4 easy steps to make Sourdough in a breadmaker.

I’m gluten intolerant and so is my son.  Food sensitivity is a common thing for us Neurodivergent types.  I happened upon an article in the Guardian which explained how many people with a gluten intolerance can cope with eating Sourdough.  As far as I can tell, this is because of the type yeast involved and the length of time it takes to prove.  This means that pretty much all of the gluten protein has been fully digested by the yeast.

Sourdough is in most supermarkets and is as cheap as gluten free bread, but it in many supermarkets in my part of the world, it’s usually sold out by lunchtime.  So I decided to figure out how to make it myself.  I thought I would share this with you.

There are four phases to making sourdough:

  • The Culture that you keep in the fridge
  • The pre-ferment
  • The sourdough proving
  • The baking.

Sourdough Culture


Looks like this.  I bought mine from The Little Bakehouse in Launceston, which came in a Kilner Jar.  Which is far better than keeping it in a plastic tub.

The culture needs feeding with equal parts of strong bread flour every few days.  The picture shows hungry culture which has a layer of clear brown fluid on the top.  This is ready to make preferment.  If you don’t want to make any preferment, then stir the fluid into the culture and add 50g of flour and 50g of water then pop it back in the fridge.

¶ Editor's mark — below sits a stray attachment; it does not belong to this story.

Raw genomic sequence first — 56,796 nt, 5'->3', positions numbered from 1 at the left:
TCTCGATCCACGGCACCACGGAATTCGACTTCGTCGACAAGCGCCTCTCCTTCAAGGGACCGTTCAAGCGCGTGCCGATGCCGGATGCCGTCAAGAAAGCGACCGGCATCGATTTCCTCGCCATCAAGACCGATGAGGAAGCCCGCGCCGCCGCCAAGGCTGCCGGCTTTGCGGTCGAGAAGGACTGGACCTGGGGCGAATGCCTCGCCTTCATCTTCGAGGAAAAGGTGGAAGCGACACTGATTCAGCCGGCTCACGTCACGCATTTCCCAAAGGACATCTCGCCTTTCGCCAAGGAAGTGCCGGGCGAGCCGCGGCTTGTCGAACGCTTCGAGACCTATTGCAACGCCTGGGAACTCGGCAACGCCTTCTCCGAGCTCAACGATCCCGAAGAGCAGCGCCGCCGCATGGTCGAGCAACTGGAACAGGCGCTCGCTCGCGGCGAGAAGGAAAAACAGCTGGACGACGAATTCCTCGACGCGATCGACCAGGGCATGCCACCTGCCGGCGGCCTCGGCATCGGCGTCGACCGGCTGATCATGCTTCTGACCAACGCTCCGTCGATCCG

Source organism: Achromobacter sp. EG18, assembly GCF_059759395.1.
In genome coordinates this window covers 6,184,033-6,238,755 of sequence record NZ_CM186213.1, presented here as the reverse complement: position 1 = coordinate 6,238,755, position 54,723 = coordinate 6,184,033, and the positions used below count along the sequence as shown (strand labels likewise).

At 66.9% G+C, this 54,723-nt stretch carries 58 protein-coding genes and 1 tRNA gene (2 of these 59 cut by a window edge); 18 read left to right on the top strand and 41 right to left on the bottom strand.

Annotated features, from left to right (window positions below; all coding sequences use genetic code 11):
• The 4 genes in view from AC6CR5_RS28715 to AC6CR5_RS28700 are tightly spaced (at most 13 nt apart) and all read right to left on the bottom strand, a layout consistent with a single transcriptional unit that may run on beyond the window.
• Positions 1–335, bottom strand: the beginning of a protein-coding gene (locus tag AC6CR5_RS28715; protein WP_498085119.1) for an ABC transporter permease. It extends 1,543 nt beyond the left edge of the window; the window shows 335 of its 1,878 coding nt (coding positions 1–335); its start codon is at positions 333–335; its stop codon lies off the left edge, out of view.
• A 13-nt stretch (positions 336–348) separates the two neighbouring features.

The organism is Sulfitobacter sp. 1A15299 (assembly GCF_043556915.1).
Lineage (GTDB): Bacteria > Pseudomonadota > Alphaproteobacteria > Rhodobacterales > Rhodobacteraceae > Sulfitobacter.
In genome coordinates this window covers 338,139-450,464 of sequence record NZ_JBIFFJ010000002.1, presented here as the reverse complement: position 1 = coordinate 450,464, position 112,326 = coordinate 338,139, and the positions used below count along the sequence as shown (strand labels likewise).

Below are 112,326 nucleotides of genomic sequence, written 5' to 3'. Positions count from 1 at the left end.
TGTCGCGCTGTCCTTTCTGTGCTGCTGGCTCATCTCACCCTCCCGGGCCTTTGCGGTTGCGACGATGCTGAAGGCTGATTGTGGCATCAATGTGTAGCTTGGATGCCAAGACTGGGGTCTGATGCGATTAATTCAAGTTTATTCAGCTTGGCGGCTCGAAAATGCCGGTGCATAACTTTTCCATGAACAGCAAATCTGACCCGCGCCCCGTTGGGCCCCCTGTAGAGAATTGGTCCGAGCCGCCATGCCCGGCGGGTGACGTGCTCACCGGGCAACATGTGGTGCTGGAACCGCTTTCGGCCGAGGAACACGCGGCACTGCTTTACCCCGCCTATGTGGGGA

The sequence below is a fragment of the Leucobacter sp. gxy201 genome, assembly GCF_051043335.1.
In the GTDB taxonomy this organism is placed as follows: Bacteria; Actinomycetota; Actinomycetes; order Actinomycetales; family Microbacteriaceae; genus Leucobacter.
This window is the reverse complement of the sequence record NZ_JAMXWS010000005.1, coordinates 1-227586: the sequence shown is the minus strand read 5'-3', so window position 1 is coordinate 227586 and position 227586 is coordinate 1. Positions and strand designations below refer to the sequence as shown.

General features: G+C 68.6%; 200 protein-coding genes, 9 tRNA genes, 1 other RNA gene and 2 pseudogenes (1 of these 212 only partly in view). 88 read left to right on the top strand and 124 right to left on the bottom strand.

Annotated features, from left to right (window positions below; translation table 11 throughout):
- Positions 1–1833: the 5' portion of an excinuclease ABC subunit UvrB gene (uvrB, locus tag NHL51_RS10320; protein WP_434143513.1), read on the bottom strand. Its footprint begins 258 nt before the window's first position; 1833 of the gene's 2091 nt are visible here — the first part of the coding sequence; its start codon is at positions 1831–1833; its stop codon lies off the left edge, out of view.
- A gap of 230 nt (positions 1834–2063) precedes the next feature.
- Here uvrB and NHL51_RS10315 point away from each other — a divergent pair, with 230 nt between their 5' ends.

img_3624Preferment

Mix the following in a bowl:

120g hungry sourdough culture

120g warm water

100g strong bread flour

Leave it open to the air for at least 12 hours until it looks like this

Proving the Sourdough

Put the following in the hopper of your breadmaker:

150g preferment

400g strong bread flour

220g water

6g salt

Find the setting on your breadmaker that is for mixing the dough only.  Mine is a Panasonic and it’s the pizza dough cycle.  That runs for 45 mins.  Then leave the dough to rise for around 12 hours.

Baking the Sourdough:

Once it has risen, use the bake only setting for around 45 mins and you will get a lovely, dense loaf like this:

img_3633

 

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